Monday , March 4 2024
Nick Lachey, host of NBC's The Sing-Off, answers a variety of questions about the show, it's judges and contestants.

Q&A with The Sing-Off’s Nick Lachey

This week on NBC’s The Sing-Off, the remaining six groups from the second bracket of the competition will be singing “Radio Hits” and “60’s Classics” for judges, Sara Bareilles, Ben Folds, and Shawn Stockman. Nick Lachey - credit: NBC

The show’s host, Nick Lachey, recently did a question and answer session with various media outlets, where he spoke about aspects about the show, the judges and contestants, plus his love of acapella music.

What was the decision to expand the competition to 16 groups this season?

We were afforded the opportunity to have a longer season, 11 episodes this year opposed to the five we had last year. So, it just gave us an opportunity to expand the search and expand the audition process and ultimately have more groups compete, which I think is great.

You see, a real diversity between the groups, everything from high schoolers to our first ever rapper on the show, and the old doo-wop guys, North Shore. You’ve got a wide range of acapella represented. And think it’s great we’re able to expand it.

What does Sara bring to the table as a judge?

Sara has been such an absolute joy to around to work with. I think she’s such a brilliant songwriter and musician in her own right, and she brings a wealth of knowledge to the panel. I said this before and I’ll say it again, I think she’s the absolute perfect fit for The Sing-Off is and what The Sing-Off’s all about.

Although you’ve had a solo career after 98 Degrees, do you ever yearn to be a part of a group again after watching these talented acapella groups on The Sing-Off?

Sure, sure yes. It’s a contagious show to be a part of. And I think there’s a camaraderie that comes with being in a group of any kind or a band. And certainly that was true for 98 Degrees. There was a real kind of special brotherly kind of bond that we all shared.

And yes, I miss that. It’s fun to go through those experiences with other people and guys you care about. And so yes, there’s definitely something to be said for being part of a group like that.

How do you feel this year’s groups compare to the previous season’s?

Not to take anything away from previous seasons, but I think the groups this year have been just unbelievable. The talent level across the board is certainly improved this season. And as I said earlier, the diversity of the groups has really I think improved this season.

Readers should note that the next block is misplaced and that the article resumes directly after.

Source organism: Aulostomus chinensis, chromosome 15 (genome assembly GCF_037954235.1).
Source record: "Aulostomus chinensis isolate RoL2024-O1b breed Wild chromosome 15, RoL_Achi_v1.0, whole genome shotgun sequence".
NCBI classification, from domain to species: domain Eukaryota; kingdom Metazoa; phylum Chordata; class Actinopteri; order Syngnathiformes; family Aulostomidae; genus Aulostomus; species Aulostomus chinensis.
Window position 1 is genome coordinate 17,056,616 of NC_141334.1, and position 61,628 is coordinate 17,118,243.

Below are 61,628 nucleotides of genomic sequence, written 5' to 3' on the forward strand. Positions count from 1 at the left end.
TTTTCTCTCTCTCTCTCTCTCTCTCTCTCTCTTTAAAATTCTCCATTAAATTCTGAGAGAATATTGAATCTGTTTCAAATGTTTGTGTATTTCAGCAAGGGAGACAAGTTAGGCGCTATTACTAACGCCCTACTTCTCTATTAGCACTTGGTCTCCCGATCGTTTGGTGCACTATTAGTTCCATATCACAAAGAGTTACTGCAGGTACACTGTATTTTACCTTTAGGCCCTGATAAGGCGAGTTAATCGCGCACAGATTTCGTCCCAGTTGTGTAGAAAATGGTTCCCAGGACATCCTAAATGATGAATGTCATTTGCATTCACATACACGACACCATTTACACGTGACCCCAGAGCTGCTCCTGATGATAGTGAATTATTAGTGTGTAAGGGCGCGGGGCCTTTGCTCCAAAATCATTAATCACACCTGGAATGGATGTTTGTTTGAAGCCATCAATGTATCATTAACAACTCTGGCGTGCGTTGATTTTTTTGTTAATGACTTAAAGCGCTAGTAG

I think it’s just a testament to the show and it’s success and that’s created an awareness and an interest from singers out there and groups out there that want to be a part of what we’re doing. I couldn’t be happier with the level of talent and the level of execution that these groups have been bringing to the table this year.

How do you feel about members from past groups appearing again in different groups this season?

I think it says a great thing about competition; if you get knocked down, you get back up and you stay after it.

Obviously, those members were parts of groups that didn’t win, but they still want to pursue their dreams and pursue their passion and try again. And I think if it’s re-imagined in a different form, [then] I don’t have problem with it.

Have you ever been really disappointed or maybe had a problem with any of the decisions the judges have made?

Interesting question. I think there [are] certainly situations where my opinion differed from what the judges ultimately decided. But that’s kind of the beauty of my role. I don’t get a voice; I don’t have to make those tough decisions.

But, I think I’m probably not unlike anyone else watching at home who thinks, “Oh man, I can’t believe they were sent home. I was expecting some other group.”

As I’m sitting backstage waiting for the judges’ decision, sometimes when I ultimately see it and see who’s been sent home, it’s the same reaction. They certainly have their criteria and their method, if you will, and even I am not privy to that. So for me, I’m almost a spectator in that sense.

Would you rather be a judge or a contestant if you had the chance to participate in the show as not a host? Ben Folds, Sara Bareilles, Shawn Stockman - credit: NBC

It [would] obviously be fun to be a contestant and then be a part of a group competing, but at the same time I know how hard they have to work. I mean, this competition is a lot of singing in a very short amount of time and the competition is really stiff. And I can’t imagine how much pressure those groups are under.

But, at the same time it’s neat to see the kind of family bond that they all share together. I mean, they really do get a chance to bond together. And they really do pull for one another, so it’s a neat dynamic.

How have you been enjoying your time on the show? And can you say that you have learned anything from your overall experience that you may be able to interpret in your own career?

Great question. Yeah, I love being a part of the show. It’s such a fun show to be a part of and be around talented musicians every day and be a part of watching them grow and ultimately giving someone a chance to chase their dream and pursue their dream. It’s a great process to be a part of.